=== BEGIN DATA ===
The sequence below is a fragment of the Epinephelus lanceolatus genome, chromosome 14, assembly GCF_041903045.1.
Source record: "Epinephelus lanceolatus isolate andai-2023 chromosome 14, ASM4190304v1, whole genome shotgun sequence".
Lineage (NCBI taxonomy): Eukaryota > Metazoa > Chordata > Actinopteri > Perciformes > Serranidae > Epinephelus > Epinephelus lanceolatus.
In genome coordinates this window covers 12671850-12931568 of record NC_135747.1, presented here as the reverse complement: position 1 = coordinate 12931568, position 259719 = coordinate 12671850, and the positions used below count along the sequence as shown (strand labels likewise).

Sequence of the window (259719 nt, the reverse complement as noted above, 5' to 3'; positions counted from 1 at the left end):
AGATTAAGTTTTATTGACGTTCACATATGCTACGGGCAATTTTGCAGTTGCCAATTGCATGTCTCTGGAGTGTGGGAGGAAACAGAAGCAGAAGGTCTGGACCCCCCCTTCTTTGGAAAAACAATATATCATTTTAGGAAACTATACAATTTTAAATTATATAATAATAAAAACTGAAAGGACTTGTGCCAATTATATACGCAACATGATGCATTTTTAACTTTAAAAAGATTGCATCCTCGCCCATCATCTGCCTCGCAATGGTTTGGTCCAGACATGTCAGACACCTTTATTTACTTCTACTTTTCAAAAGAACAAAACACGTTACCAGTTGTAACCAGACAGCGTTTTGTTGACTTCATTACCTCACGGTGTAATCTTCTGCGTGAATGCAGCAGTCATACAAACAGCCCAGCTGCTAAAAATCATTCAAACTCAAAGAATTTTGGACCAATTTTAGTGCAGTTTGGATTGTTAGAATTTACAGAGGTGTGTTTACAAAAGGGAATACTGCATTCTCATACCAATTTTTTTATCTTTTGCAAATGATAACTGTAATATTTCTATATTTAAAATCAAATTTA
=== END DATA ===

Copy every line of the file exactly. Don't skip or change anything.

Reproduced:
The sequence below is a fragment of the Epinephelus lanceolatus genome, chromosome 14, assembly GCF_041903045.1.
Source record: "Epinephelus lanceolatus isolate andai-2023 chromosome 14, ASM4190304v1, whole genome shotgun sequence".
Lineage (NCBI taxonomy): Eukaryota > Metazoa > Chordata > Actinopteri > Perciformes > Serranidae > Epinephelus > Epinephelus lanceolatus.
In genome coordinates this window covers 12671850-12931568 of record NC_135747.1, presented here as the reverse complement: position 1 = coordinate 12931568, position 259719 = coordinate 12671850, and the positions used below count along the sequence as shown (strand labels likewise).

Sequence of the window (259719 nt, the reverse complement as noted above, 5' to 3'; positions counted from 1 at the left end):
AGATTAAGTTTTATTGACGTTCACATATGCTACGGGCAATTTTGCAGTTGCCAATTGCATGTCTCTGGAGTGTGGGAGGAAACAGAAGCAGAAGGTCTGGACCCCCCCTTCTTTGGAAAAACAATATATCATTTTAGGAAACTATACAATTTTAAATTATATAATAATAAAAACTGAAAGGACTTGTGCCAATTATATACGCAACATGATGCATTTTTAACTTTAAAAAGATTGCATCCTCGCCCATCATCTGCCTCGCAATGGTTTGGTCCAGACATGTCAGACACCTTTATTTACTTCTACTTTTCAAAAGAACAAAACACGTTACCAGTTGTAACCAGACAGCGTTTTGTTGACTTCATTACCTCACGGTGTAATCTTCTGCGTGAATGCAGCAGTCATACAAACAGCCCAGCTGCTAAAAATCATTCAAACTCAAAGAATTTTGGACCAATTTTAGTGCAGTTTGGATTGTTAGAATTTACAGAGGTGTGTTTACAAAAGGGAATACTGCATTCTCATACCAATTTTTTTATCTTTTGCAAATGATAACTGTAATATTTCTATATTTAAAATCAAATTTA